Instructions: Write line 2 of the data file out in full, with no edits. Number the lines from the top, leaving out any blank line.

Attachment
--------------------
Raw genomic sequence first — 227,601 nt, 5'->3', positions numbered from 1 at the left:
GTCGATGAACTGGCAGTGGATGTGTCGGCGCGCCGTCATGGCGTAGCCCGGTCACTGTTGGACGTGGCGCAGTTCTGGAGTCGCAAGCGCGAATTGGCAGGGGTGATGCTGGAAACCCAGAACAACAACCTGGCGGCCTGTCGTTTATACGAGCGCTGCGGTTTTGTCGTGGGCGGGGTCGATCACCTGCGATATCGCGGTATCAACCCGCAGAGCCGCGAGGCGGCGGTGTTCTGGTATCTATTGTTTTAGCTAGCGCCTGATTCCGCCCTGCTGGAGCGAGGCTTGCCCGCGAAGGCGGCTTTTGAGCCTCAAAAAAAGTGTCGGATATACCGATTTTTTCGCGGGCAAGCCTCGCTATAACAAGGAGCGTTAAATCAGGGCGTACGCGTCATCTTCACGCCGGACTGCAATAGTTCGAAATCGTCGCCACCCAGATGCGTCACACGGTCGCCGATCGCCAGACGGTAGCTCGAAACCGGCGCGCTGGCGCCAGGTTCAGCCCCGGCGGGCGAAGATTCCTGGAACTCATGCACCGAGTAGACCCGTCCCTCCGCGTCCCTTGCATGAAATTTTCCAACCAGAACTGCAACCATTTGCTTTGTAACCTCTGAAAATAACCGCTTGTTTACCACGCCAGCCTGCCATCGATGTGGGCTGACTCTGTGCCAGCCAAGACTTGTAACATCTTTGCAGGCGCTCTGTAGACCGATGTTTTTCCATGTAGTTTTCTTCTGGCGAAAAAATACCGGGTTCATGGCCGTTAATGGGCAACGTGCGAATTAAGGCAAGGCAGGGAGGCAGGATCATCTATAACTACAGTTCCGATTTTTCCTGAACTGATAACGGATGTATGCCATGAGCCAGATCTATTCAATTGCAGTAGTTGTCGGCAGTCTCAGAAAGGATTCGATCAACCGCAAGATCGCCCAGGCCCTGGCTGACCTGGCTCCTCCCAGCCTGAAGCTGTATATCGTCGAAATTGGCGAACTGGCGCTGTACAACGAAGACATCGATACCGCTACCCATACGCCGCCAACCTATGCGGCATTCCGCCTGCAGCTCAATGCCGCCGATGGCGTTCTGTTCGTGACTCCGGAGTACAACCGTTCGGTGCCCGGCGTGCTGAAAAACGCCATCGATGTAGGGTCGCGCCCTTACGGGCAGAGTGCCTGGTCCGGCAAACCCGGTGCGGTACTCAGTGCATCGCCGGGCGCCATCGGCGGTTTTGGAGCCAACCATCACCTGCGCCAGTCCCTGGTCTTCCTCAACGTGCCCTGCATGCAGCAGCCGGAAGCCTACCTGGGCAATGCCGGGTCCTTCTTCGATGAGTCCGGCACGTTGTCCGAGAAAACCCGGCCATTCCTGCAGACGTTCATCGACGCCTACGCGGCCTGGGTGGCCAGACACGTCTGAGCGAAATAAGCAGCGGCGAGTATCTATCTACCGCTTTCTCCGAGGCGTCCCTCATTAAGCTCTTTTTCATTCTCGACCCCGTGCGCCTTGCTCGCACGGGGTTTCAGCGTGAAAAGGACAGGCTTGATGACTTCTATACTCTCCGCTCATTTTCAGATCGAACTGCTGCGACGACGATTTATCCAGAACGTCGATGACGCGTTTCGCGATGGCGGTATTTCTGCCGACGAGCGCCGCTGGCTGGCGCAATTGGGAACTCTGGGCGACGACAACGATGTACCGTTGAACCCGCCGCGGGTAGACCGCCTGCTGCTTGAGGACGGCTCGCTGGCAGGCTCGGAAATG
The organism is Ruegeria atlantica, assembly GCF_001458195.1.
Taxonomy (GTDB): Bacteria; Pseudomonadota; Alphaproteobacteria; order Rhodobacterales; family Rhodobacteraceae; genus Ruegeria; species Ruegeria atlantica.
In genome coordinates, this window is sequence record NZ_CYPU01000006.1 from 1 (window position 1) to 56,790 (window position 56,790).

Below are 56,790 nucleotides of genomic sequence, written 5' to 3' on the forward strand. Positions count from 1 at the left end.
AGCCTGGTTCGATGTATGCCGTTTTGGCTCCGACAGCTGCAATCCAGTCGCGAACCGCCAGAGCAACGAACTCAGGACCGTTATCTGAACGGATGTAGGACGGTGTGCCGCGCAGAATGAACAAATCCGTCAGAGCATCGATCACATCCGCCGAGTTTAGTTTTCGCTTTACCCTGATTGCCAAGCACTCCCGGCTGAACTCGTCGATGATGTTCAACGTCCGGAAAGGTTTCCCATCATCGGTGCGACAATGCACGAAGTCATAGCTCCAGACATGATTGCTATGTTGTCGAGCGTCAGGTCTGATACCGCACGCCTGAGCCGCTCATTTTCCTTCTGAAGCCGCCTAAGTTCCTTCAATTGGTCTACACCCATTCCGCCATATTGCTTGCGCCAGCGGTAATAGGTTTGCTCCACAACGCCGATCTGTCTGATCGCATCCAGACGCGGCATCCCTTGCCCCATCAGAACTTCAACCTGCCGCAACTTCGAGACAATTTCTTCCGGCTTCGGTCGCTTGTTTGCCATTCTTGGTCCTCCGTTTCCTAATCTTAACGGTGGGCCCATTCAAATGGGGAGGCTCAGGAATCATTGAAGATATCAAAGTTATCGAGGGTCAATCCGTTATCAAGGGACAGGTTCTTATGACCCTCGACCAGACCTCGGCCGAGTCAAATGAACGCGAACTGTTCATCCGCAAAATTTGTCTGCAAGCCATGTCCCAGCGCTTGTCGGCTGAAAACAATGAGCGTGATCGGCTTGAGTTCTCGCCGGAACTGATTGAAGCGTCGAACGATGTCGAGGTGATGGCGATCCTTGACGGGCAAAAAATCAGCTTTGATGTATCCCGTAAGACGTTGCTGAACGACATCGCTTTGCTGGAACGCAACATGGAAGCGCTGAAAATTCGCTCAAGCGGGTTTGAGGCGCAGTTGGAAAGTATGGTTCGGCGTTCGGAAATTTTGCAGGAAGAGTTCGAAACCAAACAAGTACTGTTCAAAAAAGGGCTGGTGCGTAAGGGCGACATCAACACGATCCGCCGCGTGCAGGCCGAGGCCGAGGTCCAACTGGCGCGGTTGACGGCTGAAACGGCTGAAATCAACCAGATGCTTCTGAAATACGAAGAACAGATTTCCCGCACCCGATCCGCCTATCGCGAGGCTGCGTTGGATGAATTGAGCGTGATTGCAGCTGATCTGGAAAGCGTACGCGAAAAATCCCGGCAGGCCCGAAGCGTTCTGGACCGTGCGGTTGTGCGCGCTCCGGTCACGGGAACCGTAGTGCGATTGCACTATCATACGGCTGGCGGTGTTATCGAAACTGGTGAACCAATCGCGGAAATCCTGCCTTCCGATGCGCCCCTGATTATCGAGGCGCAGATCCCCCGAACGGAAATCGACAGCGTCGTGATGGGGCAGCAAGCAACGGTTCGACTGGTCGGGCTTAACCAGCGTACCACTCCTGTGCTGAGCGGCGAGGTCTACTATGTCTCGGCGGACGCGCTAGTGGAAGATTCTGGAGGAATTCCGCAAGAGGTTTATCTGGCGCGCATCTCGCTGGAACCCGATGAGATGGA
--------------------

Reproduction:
GTCGATGAACTGGCAGTGGATGTGTCGGCGCGCCGTCATGGCGTAGCCCGGTCACTGTTGGACGTGGCGCAGTTCTGGAGTCGCAAGCGCGAATTGGCAGGGGTGATGCTGGAAACCCAGAACAACAACCTGGCGGCCTGTCGTTTATACGAGCGCTGCGGTTTTGTCGTGGGCGGGGTCGATCACCTGCGATATCGCGGTATCAACCCGCAGAGCCGCGAGGCGGCGGTGTTCTGGTATCTATTGTTTTAGCTAGCGCCTGATTCCGCCCTGCTGGAGCGAGGCTTGCCCGCGAAGGCGGCTTTTGAGCCTCAAAAAAAGTGTCGGATATACCGATTTTTTCGCGGGCAAGCCTCGCTATAACAAGGAGCGTTAAATCAGGGCGTACGCGTCATCTTCACGCCGGACTGCAATAGTTCGAAATCGTCGCCACCCAGATGCGTCACACGGTCGCCGATCGCCAGACGGTAGCTCGAAACCGGCGCGCTGGCGCCAGGTTCAGCCCCGGCGGGCGAAGATTCCTGGAACTCATGCACCGAGTAGACCCGTCCCTCCGCGTCCCTTGCATGAAATTTTCCAACCAGAACTGCAACCATTTGCTTTGTAACCTCTGAAAATAACCGCTTGTTTACCACGCCAGCCTGCCATCGATGTGGGCTGACTCTGTGCCAGCCAAGACTTGTAACATCTTTGCAGGCGCTCTGTAGACCGATGTTTTTCCATGTAGTTTTCTTCTGGCGAAAAAATACCGGGTTCATGGCCGTTAATGGGCAACGTGCGAATTAAGGCAAGGCAGGGAGGCAGGATCATCTATAACTACAGTTCCGATTTTTCCTGAACTGATAACGGATGTATGCCATGAGCCAGATCTATTCAATTGCAGTAGTTGTCGGCAGTCTCAGAAAGGATTCGATCAACCGCAAGATCGCCCAGGCCCTGGCTGACCTGGCTCCTCCCAGCCTGAAGCTGTATATCGTCGAAATTGGCGAACTGGCGCTGTACAACGAAGACATCGATACCGCTACCCATACGCCGCCAACCTATGCGGCATTCCGCCTGCAGCTCAATGCCGCCGATGGCGTTCTGTTCGTGACTCCGGAGTACAACCGTTCGGTGCCCGGCGTGCTGAAAAACGCCATCGATGTAGGGTCGCGCCCTTACGGGCAGAGTGCCTGGTCCGGCAAACCCGGTGCGGTACTCAGTGCATCGCCGGGCGCCATCGGCGGTTTTGGAGCCAACCATCACCTGCGCCAGTCCCTGGTCTTCCTCAACGTGCCCTGCATGCAGCAGCCGGAAGCCTACCTGGGCAATGCCGGGTCCTTCTTCGATGAGTCCGGCACGTTGTCCGAGAAAACCCGGCCATTCCTGCAGACGTTCATCGACGCCTACGCGGCCTGGGTGGCCAGACACGTCTGAGCGAAATAAGCAGCGGCGAGTATCTATCTACCGCTTTCTCCGAGGCGTCCCTCATTAAGCTCTTTTTCATTCTCGACCCCGTGCGCCTTGCTCGCACGGGGTTTCAGCGTGAAAAGGACAGGCTTGATGACTTCTATACTCTCCGCTCATTTTCAGATCGAACTGCTGCGACGACGATTTATCCAGAACGTCGATGACGCGTTTCGCGATGGCGGTATTTCTGCCGACGAGCGCCGCTGGCTGGCGCAATTGGGAACTCTGGGCGACGACAACGATGTACCGTTGAACCCGCCGCGGGTAGACCGCCTGCTGCTTGAGGACGGCTCGCTGGCAGGCTCGGAAATG